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  • Trouble in Paradise
    Hawaii has become the largest GMO test site in the US – and some Hawaiians say
    that’s not very aloha. By Maureen Nandini Mitra
  • artwork depicting workers and scientists building a mammothCat Fight
    Cougars have made a comeback. But conflicts with humans are on the rise, putting
    their fate in jeopardy. By Noah Sudarsky
  • photo of islandsHome on the Range
    In Alberta, ranchers are pioneering ways to coexist with grizzly bears.
    By Ben Goldfarb
  •  

Latest News

“The Road to Ambler” Would Scar Alaska’s Brooks Range

Proposed route through wilderness area would pave way for new mines

If Alaskan Governor Sean Parnell gets his way, an industrial road through Gates of the Arctic National Park and Preserve is in our future. Parnell has called for “Roads to Resources” in his efforts to subsidize development in Alaska – in this…
> Read more

Earth Day: Now about as Green as St. Patrick’s Day?

From epic day of citizen action to marketing gimmick in just 40-odd years

It probably has something to do with the fact that I’m one of the last sentimentalists standing in this ironic age, but I’ll admit that I get a little misty eyed when I think about the first Earth Day. Do you remember…
> Read more

Oyster Beds Still Empty Four Years After Deepwater Horizon Oil Spill

Gulf communities and wildlife still reeling from the damage, but BP ends cleanup efforts

Four years ago, on April 20, 2010, the United States suffered the greatest oil spill in American history. With the explosion of a British Petroleum (BP) offshore oil rig, five million barrels (roughly 206 million gallons) of oil were released from the…
> Read more

Film Review: A Fierce Green Fire

Rousing PBS documentary covering 50 years of environmentalism to honor Earth Day

Mark Kitchell’s 1990 Oscar nominated documentary Berkeley in the Sixties covered the campus activism that disrupted the House Un-American Activities Committee’s hearings, launched the Free Speech Movement, fought the police at People’s Park, and inspired student spokesman Mario Savio to declare: “There…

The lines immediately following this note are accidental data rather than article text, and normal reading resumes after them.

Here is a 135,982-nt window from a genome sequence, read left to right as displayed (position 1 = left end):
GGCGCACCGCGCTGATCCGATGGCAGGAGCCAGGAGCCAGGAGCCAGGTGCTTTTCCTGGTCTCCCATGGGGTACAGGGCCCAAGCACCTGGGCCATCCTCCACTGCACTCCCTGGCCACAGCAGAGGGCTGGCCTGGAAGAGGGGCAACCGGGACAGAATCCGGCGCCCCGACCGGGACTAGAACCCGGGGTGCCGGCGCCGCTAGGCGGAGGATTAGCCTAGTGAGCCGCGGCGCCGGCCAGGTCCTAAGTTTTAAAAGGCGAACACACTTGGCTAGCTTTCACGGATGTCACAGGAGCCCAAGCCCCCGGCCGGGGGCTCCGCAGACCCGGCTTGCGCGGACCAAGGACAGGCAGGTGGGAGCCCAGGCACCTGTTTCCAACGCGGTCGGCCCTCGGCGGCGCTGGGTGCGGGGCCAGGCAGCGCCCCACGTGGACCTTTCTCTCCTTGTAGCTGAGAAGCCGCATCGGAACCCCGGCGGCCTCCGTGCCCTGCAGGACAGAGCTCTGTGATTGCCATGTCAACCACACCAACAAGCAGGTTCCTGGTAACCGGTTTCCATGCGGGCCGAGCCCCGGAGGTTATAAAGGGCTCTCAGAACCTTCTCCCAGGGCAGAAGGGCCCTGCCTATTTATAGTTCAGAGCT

> Read more

Oregon’s Klamath River Basin One Step Closer to Historic Dam Removal

Deal among Native Americans, farmers, ranchers and fishermen marks a triumph for cooperation.

Oregon’s Klamath River Basin has nearly completed an improbable, 15-year journey from community-wide hostility to a hesitant but tangible reconciliation. A decade ago, the river basin was known for being the epicenter of the nation’s most contentious fight over water rights, a…
> Read more

California Game Commission to Consider Whether to Protect Gray Wolf

It is only a matter of time before wolves re-establish themselves in the Golden State

Gray wolves are no strangers to the Golden State. Their majestic howls echoed through our forests and rolled out into our Great Central Valley before European settlers pushed west. But, like in so many other areas throughout the West, as California’s human…
> Read more

Environmentalists Could Win the Keystone XL Battle and Still Lose the War

Will the KXL fight be environmentalists’ Vietnam?

The Vietnam War might seem irrelevant to the environmental movement’s five-year effort to stop construction of the Keystone XL pipeline that, if approved by President Obama, would bring tar sands oil from Alberta to the Texas coast for refining and shipment overseas.…
> Read more

more articles

Voices

Are There Limits to Limits?
John deGraaf and Roger Pielke, Jr. debate whether economic growth is sustainable.
> Read more
Readers Poll
What do you think? Can we reconcile economic growth and environmental protection?
> Be Heard
Annie Leonard
Our columnist says we can both safeguard the environment and address social inequality.
> Read more
Kick Waste off Campus
Brett Chamberlin and Alex Freid explain how they work with colleges to boost high-value recycling and reuse.
> Read more

Current Issue

thumbnail of the cover of the Earth Island Journal

Fairway to Heaven

Jacques Leslie and photographer Robert Dawson explore the abandoned golf courses of Myrtle Beach, SC.

Wilderness at 50

Jamie Williams, president of the Wilderness Society, talks about why it’s more important than ever to protect wild places.

Seed Savior

In India, one man is keeping alive hundreds of heirloom rice varieties.

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